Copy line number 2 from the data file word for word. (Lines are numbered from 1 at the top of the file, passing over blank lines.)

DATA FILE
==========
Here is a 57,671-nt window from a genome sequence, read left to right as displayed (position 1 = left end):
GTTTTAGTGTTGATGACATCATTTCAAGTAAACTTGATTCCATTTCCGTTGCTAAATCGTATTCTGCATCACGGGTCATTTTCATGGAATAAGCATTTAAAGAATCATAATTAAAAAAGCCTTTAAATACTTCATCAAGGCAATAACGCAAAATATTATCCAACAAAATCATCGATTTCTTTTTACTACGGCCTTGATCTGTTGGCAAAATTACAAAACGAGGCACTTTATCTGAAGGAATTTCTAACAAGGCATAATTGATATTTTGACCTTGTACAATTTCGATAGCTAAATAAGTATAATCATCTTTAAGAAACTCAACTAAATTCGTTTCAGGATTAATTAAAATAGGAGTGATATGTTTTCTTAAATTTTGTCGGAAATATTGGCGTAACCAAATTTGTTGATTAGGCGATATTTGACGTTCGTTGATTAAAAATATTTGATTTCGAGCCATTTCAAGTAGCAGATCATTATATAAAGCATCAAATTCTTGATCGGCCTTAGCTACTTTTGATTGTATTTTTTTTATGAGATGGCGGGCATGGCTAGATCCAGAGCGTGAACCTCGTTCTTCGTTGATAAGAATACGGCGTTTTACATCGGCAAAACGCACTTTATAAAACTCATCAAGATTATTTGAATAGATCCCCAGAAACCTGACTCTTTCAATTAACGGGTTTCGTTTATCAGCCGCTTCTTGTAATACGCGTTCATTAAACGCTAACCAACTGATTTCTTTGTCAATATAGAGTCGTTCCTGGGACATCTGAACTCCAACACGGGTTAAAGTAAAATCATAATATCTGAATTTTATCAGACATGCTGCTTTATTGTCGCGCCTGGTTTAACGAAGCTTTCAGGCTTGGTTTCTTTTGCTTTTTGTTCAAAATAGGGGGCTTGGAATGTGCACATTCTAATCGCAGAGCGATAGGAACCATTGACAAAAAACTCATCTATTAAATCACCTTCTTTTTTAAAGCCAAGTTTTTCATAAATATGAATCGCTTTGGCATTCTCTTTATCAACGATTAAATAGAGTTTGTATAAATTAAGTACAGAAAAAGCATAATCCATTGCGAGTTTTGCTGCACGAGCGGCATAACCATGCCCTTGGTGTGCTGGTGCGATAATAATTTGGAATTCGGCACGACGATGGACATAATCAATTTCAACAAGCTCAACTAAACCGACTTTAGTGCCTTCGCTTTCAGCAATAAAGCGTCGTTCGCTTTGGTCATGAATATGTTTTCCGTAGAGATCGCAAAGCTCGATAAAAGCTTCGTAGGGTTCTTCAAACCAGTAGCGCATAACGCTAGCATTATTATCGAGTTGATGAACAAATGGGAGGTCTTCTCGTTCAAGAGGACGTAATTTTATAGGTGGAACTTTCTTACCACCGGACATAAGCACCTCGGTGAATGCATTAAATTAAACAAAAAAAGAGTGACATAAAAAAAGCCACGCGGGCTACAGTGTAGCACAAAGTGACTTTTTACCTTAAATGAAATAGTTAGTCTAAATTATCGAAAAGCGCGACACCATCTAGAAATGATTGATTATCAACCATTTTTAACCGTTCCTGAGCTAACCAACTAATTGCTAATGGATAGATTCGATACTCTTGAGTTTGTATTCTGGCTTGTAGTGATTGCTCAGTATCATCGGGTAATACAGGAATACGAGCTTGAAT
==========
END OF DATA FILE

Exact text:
GTTTTAGTGTTGATGACATCATTTCAAGTAAACTTGATTCCATTTCCGTTGCTAAATCGTATTCTGCATCACGGGTCATTTTCATGGAATAAGCATTTAAAGAATCATAATTAAAAAAGCCTTTAAATACTTCATCAAGGCAATAACGCAAAATATTATCCAACAAAATCATCGATTTCTTTTTACTACGGCCTTGATCTGTTGGCAAAATTACAAAACGAGGCACTTTATCTGAAGGAATTTCTAACAAGGCATAATTGATATTTTGACCTTGTACAATTTCGATAGCTAAATAAGTATAATCATCTTTAAGAAACTCAACTAAATTCGTTTCAGGATTAATTAAAATAGGAGTGATATGTTTTCTTAAATTTTGTCGGAAATATTGGCGTAACCAAATTTGTTGATTAGGCGATATTTGACGTTCGTTGATTAAAAATATTTGATTTCGAGCCATTTCAAGTAGCAGATCATTATATAAAGCATCAAATTCTTGATCGGCCTTAGCTACTTTTGATTGTATTTTTTTTATGAGATGGCGGGCATGGCTAGATCCAGAGCGTGAACCTCGTTCTTCGTTGATAAGAATACGGCGTTTTACATCGGCAAAACGCACTTTATAAAACTCATCAAGATTATTTGAATAGATCCCCAGAAACCTGACTCTTTCAATTAACGGGTTTCGTTTATCAGCCGCTTCTTGTAATACGCGTTCATTAAACGCTAACCAACTGATTTCTTTGTCAATATAGAGTCGTTCCTGGGACATCTGAACTCCAACACGGGTTAAAGTAAAATCATAATATCTGAATTTTATCAGACATGCTGCTTTATTGTCGCGCCTGGTTTAACGAAGCTTTCAGGCTTGGTTTCTTTTGCTTTTTGTTCAAAATAGGGGGCTTGGAATGTGCACATTCTAATCGCAGAGCGATAGGAACCATTGACAAAAAACTCATCTATTAAATCACCTTCTTTTTTAAAGCCAAGTTTTTCATAAATATGAATCGCTTTGGCATTCTCTTTATCAACGATTAAATAGAGTTTGTATAAATTAAGTACAGAAAAAGCATAATCCATTGCGAGTTTTGCTGCACGAGCGGCATAACCATGCCCTTGGTGTGCTGGTGCGATAATAATTTGGAATTCGGCACGACGATGGACATAATCAATTTCAACAAGCTCAACTAAACCGACTTTAGTGCCTTCGCTTTCAGCAATAAAGCGTCGTTCGCTTTGGTCATGAATATGTTTTCCGTAGAGATCGCAAAGCTCGATAAAAGCTTCGTAGGGTTCTTCAAACCAGTAGCGCATAACGCTAGCATTATTATCGAGTTGATGAACAAATGGGAGGTCTTCTCGTTCAAGAGGACGTAATTTTATAGGTGGAACTTTCTTACCACCGGACATAAGCACCTCGGTGAATGCATTAAATTAAACAAAAAAAGAGTGACATAAAAAAAGCCACGCGGGCTACAGTGTAGCACAAAGTGACTTTTTACCTTAAATGAAATAGTTAGTCTAAATTATCGAAAAGCGCGACACCATCTAGAAATGATTGATTATCAACCATTTTTAACCGTTCCTGAGCTAACCAACTAATTGCTAATGGATAGATTCGATACTCTTGAGTTTGTATTCTGGCTTGTAGTGATTGCTCAGTATCATCGGGTAATACAGGAATACGAGCTTGAAT